3 priorities fueling Latino leaders’ vision for a more inclusive school system

'We’ve got to move away from just being well-intentioned,' Association of Latino Administrators and Superintendents leader says
By: | December 2, 2021
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Maria Armstrong

Maria Armstrong

Latino school administrators have a vision for the near future of education: More leaders of color and better outcomes for some of the most vulnerable students.

The Association of Latino Administrators and Superintendents, or ALAS, has set three priorities for this school year: better education for migrant students, strengthening the Latino leadership pipeline and making more inclusive educational materials.

The organization is fighting the notion that making more space for Latinos both in school leadership and the curriculum somehow results in less room for others, says ALAS Executive Director Maria Armstrong. “We’ve got to move away from just being well-intentioned and take a hard look at practices and policies that get in the way of seeing education as a land of plenty instead of one of scarcity,” Armstrong says.

ALAS also plans to focus on student loan forgiveness and raising teacher pay to recruit and retain Latino educators.

Here, Armstrong, a former classroom teacher and teacher leader, provides more details and insight on the organization’s visions for a more inclusive and equitable education system.

1. Describe the challenges students from migrant families face.

“There’s a misconception that migrant education is interchangeable with immigrant education. We’re talking about the kids of the workers who are putting food on our tables, who work in the fields, but it’s been very politicized and when anything gets politicized it either stalls or catapults the work. We’ve made gains in some respects and in others we’re still hitting a wall.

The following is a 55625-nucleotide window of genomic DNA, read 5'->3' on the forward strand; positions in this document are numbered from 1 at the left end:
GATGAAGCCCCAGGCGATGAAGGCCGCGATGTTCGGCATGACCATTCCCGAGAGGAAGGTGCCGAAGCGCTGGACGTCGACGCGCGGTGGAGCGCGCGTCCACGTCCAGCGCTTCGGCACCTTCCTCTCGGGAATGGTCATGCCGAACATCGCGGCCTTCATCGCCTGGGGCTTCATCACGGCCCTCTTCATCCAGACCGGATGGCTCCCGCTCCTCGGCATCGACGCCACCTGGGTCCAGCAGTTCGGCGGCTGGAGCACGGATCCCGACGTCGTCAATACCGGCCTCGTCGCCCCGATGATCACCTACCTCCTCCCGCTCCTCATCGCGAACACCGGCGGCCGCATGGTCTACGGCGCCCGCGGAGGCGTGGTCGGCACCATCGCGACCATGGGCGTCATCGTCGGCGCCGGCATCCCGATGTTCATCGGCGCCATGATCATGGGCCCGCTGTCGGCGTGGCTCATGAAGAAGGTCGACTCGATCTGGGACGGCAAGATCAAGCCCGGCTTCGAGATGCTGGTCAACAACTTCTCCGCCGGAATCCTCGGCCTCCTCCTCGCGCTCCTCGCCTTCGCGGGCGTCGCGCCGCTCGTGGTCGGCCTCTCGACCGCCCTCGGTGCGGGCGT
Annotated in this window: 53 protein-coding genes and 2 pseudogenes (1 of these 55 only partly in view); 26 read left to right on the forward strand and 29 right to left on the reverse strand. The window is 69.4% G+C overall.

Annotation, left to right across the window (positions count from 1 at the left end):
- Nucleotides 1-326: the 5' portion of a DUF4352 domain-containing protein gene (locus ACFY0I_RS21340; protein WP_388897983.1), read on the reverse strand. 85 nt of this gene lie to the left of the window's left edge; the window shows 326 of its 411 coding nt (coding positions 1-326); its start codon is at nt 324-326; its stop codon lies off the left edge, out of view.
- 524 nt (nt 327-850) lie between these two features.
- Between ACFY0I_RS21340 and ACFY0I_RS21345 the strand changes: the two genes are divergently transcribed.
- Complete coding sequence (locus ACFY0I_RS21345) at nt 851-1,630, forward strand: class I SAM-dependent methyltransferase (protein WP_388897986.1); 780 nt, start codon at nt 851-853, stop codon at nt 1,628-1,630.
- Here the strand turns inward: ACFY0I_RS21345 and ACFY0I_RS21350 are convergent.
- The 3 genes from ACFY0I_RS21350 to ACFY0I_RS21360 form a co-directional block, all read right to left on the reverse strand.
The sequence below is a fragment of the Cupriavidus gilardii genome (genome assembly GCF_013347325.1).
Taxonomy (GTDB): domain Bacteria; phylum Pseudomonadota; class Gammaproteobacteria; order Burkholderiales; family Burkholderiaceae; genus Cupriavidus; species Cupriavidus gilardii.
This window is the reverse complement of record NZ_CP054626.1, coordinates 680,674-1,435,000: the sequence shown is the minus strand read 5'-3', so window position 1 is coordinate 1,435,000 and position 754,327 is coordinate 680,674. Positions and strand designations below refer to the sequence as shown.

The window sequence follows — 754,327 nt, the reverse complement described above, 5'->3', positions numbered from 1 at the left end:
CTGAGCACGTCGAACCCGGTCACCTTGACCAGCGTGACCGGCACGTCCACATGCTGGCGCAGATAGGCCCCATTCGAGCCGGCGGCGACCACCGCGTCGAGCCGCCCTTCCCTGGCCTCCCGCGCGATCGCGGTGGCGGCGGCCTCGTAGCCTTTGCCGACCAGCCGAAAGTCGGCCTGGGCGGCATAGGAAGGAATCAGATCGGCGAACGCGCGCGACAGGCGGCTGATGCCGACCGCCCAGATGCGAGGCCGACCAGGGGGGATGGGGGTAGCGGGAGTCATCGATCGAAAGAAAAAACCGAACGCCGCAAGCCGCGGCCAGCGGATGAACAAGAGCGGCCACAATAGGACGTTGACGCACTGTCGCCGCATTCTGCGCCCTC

Some of the gains stem from the use of technology in transfers from one district to another. When a student has an IEP for special education, that plan follows them so everyone who is a part of that child’s learning knows the roles, expectations and outcomes. We’ve had conversations in the same vein when comes to migrant ed students, and sharing their information in a much more expedient manner. We need to do a better job, particularly when it comes to crossing state lines.

“These are hardworking individuals who’ve come from other countries for a better life for their children. If when they get here, their children are not being provided with resources, it becomes cyclical—no one can get ahead and actually achieve the American dream.”

2. What challenges do Latino educators face in moving into leadership positions? Why is it important that Latinos are better represented in K-12 administrations?

“The evidence is persistent about how kids thrive in an environment where they not only feel comfortable but where expectations are set for what students can aspire to. We want people to understand the perspectives of the Latino journey and the obstacles that have been in place for a long time.

We have to look at the practices we have in place that preclude folks of color from entering the educational system. Student loan debt, that’s a deterrent from going into education. And we keep perpetuating the idea that you’re not going to make any money—that focus has got to be shifted. Last time I checked, a lot of educators are part of the middle class.”

3. Describe the level of representation in the school curriculum? Is it insufficient even in districts where Latino students are the majority?

“It has been a real challenge to find a curriculum that has Latinos as protagonists, and where were are not just depicted in a one-month Hispanic heritage month lesson. We have to develop material that really does depict all kinds of folks who have been a part of history.

It becomes dull and numbing when all you do is read and see in our texts, in our materials, the same players, the same plots, the same endings. By having a variety of perspectives, we know our kids are able to connect and be intrigued. That wonderment of learning comes back.”